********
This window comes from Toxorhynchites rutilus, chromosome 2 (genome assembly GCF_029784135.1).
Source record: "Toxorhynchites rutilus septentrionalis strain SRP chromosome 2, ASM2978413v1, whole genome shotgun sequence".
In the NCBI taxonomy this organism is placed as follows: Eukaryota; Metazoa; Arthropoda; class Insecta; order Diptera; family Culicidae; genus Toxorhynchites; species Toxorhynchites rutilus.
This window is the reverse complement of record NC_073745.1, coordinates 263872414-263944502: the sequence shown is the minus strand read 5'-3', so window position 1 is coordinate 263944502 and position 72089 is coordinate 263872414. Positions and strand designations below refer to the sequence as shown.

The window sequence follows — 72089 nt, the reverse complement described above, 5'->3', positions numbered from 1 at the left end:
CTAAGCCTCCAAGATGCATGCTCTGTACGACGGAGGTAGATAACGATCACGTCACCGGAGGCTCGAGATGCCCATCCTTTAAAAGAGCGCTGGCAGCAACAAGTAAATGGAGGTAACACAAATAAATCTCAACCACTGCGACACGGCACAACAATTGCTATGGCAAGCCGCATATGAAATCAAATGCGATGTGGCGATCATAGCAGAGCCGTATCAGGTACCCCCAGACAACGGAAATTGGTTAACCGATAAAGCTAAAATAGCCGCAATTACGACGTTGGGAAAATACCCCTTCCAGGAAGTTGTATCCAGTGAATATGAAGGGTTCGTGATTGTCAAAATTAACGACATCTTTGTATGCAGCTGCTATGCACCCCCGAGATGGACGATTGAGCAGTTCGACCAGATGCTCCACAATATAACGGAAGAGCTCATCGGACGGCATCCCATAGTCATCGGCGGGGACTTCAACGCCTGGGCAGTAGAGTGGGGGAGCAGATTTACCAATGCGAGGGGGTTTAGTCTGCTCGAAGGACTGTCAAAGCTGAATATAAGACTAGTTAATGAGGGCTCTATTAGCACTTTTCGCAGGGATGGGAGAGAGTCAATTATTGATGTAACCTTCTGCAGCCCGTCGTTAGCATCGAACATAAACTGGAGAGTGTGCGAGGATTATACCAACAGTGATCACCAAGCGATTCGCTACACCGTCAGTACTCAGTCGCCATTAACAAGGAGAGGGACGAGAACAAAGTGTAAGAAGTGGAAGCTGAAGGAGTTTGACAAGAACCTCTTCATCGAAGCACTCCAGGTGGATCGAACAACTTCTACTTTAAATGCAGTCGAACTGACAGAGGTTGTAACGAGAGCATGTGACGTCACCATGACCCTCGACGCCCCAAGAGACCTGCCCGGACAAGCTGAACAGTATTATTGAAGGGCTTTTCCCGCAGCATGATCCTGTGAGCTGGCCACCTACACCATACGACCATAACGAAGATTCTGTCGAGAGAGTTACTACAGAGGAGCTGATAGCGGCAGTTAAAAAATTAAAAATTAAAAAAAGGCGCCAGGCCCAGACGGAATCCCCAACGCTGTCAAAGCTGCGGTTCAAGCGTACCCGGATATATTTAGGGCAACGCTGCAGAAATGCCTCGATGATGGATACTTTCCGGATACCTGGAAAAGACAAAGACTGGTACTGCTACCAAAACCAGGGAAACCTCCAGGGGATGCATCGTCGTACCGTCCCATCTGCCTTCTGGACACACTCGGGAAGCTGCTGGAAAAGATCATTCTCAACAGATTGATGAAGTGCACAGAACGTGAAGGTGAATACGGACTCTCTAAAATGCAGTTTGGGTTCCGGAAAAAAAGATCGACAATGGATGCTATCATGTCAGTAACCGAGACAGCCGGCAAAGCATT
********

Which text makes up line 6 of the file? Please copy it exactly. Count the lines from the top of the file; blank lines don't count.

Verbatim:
CTAAGCCTCCAAGATGCATGCTCTGTACGACGGAGGTAGATAACGATCACGTCACCGGAGGCTCGAGATGCCCATCCTTTAAAAGAGCGCTGGCAGCAACAAGTAAATGGAGGTAACACAAATAAATCTCAACCACTGCGACACGGCACAACAATTGCTATGGCAAGCCGCATATGAAATCAAATGCGATGTGGCGATCATAGCAGAGCCGTATCAGGTACCCCCAGACAACGGAAATTGGTTAACCGATAAAGCTAAAATAGCCGCAATTACGACGTTGGGAAAATACCCCTTCCAGGAAGTTGTATCCAGTGAATATGAAGGGTTCGTGATTGTCAAAATTAACGACATCTTTGTATGCAGCTGCTATGCACCCCCGAGATGGACGATTGAGCAGTTCGACCAGATGCTCCACAATATAACGGAAGAGCTCATCGGACGGCATCCCATAGTCATCGGCGGGGACTTCAACGCCTGGGCAGTAGAGTGGGGGAGCAGATTTACCAATGCGAGGGGGTTTAGTCTGCTCGAAGGACTGTCAAAGCTGAATATAAGACTAGTTAATGAGGGCTCTATTAGCACTTTTCGCAGGGATGGGAGAGAGTCAATTATTGATGTAACCTTCTGCAGCCCGTCGTTAGCATCGAACATAAACTGGAGAGTGTGCGAGGATTATACCAACAGTGATCACCAAGCGATTCGCTACACCGTCAGTACTCAGTCGCCATTAACAAGGAGAGGGACGAGAACAAAGTGTAAGAAGTGGAAGCTGAAGGAGTTTGACAAGAACCTCTTCATCGAAGCACTCCAGGTGGATCGAACAACTTCTACTTTAAATGCAGTCGAACTGACAGAGGTTGTAACGAGAGCATGTGACGTCACCATGACCCTCGACGCCCCAAGAGACCTGCCCGGACAAGCTGAACAGTATTATTGAAGGGCTTTTCCCGCAGCATGATCCTGTGAGCTGGCCACCTACACCATACGACCATAACGAAGATTCTGTCGAGAGAGTTACTACAGAGGAGCTGATAGCGGCAGTTAAAAAATTAAAAATTAAAAAAAGGCGCCAGGCCCAGACGGAATCCCCAACGCTGTCAAAGCTGCGGTTCAAGCGTACCCGGATATATTTAGGGCAACGCTGCAGAAATGCCTCGATGATGGATACTTTCCGGATACCTGGAAAAGACAAAGACTGGTACTGCTACCAAAACCAGGGAAACCTCCAGGGGATGCATCGTCGTACCGTCCCATCTGCCTTCTGGACACACTCGGGAAGCTGCTGGAAAAGATCATTCTCAACAGATTGATGAAGTGCACAGAACGTGAAGGTGAATACGGACTCTCTAAAATGCAGTTTGGGTTCCGGAAAAAAAGATCGACAATGGATGCTATCATGTCAGTAACCGAGACAGCCGGCAAAGCATT